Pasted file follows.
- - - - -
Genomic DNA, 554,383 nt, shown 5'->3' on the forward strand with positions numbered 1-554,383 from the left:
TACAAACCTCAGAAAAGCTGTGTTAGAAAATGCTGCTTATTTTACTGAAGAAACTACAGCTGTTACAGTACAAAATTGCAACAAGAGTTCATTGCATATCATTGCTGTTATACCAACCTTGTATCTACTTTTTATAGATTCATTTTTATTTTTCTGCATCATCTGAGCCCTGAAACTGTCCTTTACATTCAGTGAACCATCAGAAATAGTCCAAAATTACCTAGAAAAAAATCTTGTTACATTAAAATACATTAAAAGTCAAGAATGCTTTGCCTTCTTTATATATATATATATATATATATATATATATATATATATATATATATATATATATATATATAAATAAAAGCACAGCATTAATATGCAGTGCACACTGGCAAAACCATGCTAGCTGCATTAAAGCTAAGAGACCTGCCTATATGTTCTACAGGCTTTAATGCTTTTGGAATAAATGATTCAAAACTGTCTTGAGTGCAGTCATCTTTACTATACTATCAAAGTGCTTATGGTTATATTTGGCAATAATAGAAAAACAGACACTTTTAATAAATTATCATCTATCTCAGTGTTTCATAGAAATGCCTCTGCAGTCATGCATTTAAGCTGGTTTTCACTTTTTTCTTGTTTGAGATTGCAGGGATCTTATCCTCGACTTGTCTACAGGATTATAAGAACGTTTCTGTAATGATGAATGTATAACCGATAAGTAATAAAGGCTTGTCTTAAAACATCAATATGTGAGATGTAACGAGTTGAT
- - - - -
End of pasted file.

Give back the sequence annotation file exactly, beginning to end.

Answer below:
Genomic DNA, 554,383 nt, shown 5'->3' on the forward strand with positions numbered 1-554,383 from the left:
TACAAACCTCAGAAAAGCTGTGTTAGAAAATGCTGCTTATTTTACTGAAGAAACTACAGCTGTTACAGTACAAAATTGCAACAAGAGTTCATTGCATATCATTGCTGTTATACCAACCTTGTATCTACTTTTTATAGATTCATTTTTATTTTTCTGCATCATCTGAGCCCTGAAACTGTCCTTTACATTCAGTGAACCATCAGAAATAGTCCAAAATTACCTAGAAAAAAATCTTGTTACATTAAAATACATTAAAAGTCAAGAATGCTTTGCCTTCTTTATATATATATATATATATATATATATATATATATATATATATATATATATATATATATATAAATAAAAGCACAGCATTAATATGCAGTGCACACTGGCAAAACCATGCTAGCTGCATTAAAGCTAAGAGACCTGCCTATATGTTCTACAGGCTTTAATGCTTTTGGAATAAATGATTCAAAACTGTCTTGAGTGCAGTCATCTTTACTATACTATCAAAGTGCTTATGGTTATATTTGGCAATAATAGAAAAACAGACACTTTTAATAAATTATCATCTATCTCAGTGTTTCATAGAAATGCCTCTGCAGTCATGCATTTAAGCTGGTTTTCACTTTTTTCTTGTTTGAGATTGCAGGGATCTTATCCTCGACTTGTCTACAGGATTATAAGAACGTTTCTGTAATGATGAATGTATAACCGATAAGTAATAAAGGCTTGTCTTAAAACATCAATATGTGAGATGTAACGAGTTGAT